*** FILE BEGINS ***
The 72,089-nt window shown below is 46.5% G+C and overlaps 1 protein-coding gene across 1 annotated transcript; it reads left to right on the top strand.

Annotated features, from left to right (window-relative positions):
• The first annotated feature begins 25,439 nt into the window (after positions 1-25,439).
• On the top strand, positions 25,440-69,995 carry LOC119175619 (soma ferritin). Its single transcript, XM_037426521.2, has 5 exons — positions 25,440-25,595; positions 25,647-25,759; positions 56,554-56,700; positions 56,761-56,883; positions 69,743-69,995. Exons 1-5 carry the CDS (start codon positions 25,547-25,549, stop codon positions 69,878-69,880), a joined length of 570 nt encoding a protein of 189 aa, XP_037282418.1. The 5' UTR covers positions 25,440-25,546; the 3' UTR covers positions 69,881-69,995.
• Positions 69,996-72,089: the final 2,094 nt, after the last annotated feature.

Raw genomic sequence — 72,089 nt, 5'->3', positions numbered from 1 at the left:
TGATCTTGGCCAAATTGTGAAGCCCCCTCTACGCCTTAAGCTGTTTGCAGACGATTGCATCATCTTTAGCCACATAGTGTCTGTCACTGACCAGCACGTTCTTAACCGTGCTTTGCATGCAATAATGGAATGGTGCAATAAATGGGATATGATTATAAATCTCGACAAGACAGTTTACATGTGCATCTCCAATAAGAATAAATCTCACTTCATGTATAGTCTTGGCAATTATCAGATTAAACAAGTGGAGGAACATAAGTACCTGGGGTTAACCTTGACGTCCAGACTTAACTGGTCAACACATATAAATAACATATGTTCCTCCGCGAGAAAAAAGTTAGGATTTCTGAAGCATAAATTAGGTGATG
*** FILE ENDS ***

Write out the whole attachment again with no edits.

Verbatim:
The 72,089-nt window shown below is 46.5% G+C and overlaps 1 protein-coding gene across 1 annotated transcript; it reads left to right on the top strand.

Annotated features, from left to right (window-relative positions):
• The first annotated feature begins 25,439 nt into the window (after positions 1-25,439).
• On the top strand, positions 25,440-69,995 carry LOC119175619 (soma ferritin). Its single transcript, XM_037426521.2, has 5 exons — positions 25,440-25,595; positions 25,647-25,759; positions 56,554-56,700; positions 56,761-56,883; positions 69,743-69,995. Exons 1-5 carry the CDS (start codon positions 25,547-25,549, stop codon positions 69,878-69,880), a joined length of 570 nt encoding a protein of 189 aa, XP_037282418.1. The 5' UTR covers positions 25,440-25,546; the 3' UTR covers positions 69,881-69,995.
• Positions 69,996-72,089: the final 2,094 nt, after the last annotated feature.

Raw genomic sequence — 72,089 nt, 5'->3', positions numbered from 1 at the left:
TGATCTTGGCCAAATTGTGAAGCCCCCTCTACGCCTTAAGCTGTTTGCAGACGATTGCATCATCTTTAGCCACATAGTGTCTGTCACTGACCAGCACGTTCTTAACCGTGCTTTGCATGCAATAATGGAATGGTGCAATAAATGGGATATGATTATAAATCTCGACAAGACAGTTTACATGTGCATCTCCAATAAGAATAAATCTCACTTCATGTATAGTCTTGGCAATTATCAGATTAAACAAGTGGAGGAACATAAGTACCTGGGGTTAACCTTGACGTCCAGACTTAACTGGTCAACACATATAAATAACATATGTTCCTCCGCGAGAAAAAAGTTAGGATTTCTGAAGCATAAATTAGGTGATG